General Oufkir, through hard work and clever political maneuvering, becomes the second most powerful man in Morocco in the 1960ies. Eventually he is the Interior Minister, and the army and police report to him. He works directly with the king. By having direct access to the king, his family is at the very top of the social pyramid in a class system with feudal roots and almost infinite social complexity and variation.
King Muhammad V was the ruler that brought Oufkir to power in the 1950ies. Oufkir’s oldest daughter, Malika, is about the same age as the young daughter of the King, Lalla Mina. The kings sees the girls get along as playmates, and to secure Malika as a permanent friend, playmate and ‘sister’ for his daughter, the King adopts Malika. This practice is actually commonplace in Africa, and it would have been inappropriate for Malika’s parents to deny the King his wish. At approximately the age of 5, the girl is taken from her parents and grows up in the inner circle of the royal court, where she eventually lives until she is 17. She misses her parents and family desperately, but she has no choice. Over time, she gets used to being the adoptive daughter of the King, and memories of living with her parents fade more and more.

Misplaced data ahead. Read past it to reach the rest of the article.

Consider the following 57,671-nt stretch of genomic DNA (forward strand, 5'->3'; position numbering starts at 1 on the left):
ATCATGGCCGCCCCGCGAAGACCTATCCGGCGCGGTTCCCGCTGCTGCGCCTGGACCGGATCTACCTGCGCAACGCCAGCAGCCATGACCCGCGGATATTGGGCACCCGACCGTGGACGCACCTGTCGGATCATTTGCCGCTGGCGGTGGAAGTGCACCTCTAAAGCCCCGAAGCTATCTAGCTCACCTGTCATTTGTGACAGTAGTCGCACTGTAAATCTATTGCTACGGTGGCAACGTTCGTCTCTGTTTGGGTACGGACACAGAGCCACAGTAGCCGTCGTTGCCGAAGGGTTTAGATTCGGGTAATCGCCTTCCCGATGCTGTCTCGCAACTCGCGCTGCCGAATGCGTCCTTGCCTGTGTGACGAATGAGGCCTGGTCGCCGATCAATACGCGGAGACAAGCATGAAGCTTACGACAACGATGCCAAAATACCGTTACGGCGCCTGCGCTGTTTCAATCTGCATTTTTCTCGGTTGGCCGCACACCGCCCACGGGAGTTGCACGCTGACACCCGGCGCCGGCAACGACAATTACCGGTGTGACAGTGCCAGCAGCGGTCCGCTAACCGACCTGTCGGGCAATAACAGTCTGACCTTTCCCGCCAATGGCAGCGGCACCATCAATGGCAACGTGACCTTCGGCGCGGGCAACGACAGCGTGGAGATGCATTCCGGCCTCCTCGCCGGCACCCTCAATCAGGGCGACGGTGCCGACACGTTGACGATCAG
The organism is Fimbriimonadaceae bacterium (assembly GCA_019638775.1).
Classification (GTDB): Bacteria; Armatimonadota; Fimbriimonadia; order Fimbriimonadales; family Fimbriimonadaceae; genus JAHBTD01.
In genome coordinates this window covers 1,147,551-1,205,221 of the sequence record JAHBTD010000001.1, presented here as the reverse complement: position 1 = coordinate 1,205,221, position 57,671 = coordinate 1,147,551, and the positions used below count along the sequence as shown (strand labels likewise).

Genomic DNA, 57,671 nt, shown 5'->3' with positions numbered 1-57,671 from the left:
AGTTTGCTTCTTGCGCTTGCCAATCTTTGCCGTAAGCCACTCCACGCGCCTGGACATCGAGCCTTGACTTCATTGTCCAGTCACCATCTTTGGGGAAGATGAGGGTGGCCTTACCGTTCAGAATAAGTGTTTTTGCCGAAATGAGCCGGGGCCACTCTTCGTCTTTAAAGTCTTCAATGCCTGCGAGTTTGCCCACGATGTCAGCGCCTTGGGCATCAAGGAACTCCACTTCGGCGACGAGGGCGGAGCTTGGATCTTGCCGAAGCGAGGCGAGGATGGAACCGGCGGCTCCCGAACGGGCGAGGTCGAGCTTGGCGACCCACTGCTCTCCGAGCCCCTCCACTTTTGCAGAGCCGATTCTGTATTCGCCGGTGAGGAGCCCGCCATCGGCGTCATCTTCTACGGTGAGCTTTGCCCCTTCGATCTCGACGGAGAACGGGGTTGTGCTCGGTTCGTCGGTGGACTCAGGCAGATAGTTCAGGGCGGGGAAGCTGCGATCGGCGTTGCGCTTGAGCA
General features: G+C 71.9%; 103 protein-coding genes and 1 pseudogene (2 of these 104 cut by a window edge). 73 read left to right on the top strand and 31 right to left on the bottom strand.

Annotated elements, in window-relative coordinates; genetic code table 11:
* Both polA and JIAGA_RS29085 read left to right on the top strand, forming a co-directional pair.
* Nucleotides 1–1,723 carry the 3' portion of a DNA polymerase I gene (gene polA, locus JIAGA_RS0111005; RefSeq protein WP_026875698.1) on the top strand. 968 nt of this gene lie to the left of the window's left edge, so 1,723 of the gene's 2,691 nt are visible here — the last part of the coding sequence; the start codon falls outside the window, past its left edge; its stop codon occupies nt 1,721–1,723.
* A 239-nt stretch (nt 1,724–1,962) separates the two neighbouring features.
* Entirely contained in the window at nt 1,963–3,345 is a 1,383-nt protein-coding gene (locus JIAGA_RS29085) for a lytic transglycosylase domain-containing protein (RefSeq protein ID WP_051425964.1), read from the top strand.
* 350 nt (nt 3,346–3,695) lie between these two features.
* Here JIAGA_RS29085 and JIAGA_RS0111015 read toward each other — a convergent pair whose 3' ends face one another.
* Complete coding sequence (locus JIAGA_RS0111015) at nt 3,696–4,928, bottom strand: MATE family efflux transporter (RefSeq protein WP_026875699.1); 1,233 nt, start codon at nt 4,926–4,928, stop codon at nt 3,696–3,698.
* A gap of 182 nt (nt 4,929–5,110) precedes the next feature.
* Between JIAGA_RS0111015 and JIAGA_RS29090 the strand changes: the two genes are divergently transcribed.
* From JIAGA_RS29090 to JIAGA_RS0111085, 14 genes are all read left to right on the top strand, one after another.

Growing up surrounded by court life, including a harem of courtesans, courtiers, government officials, governesses, private tutors and all the opulence of royal living, Malika becomes a thoroughly spoiled brat. She takes first class tickets on airliners around the world like we take buses. She shops in London, Paris, Milan and Beverly Hills. She gets invited to lavish parties by royalty, high society and celebrity the world around.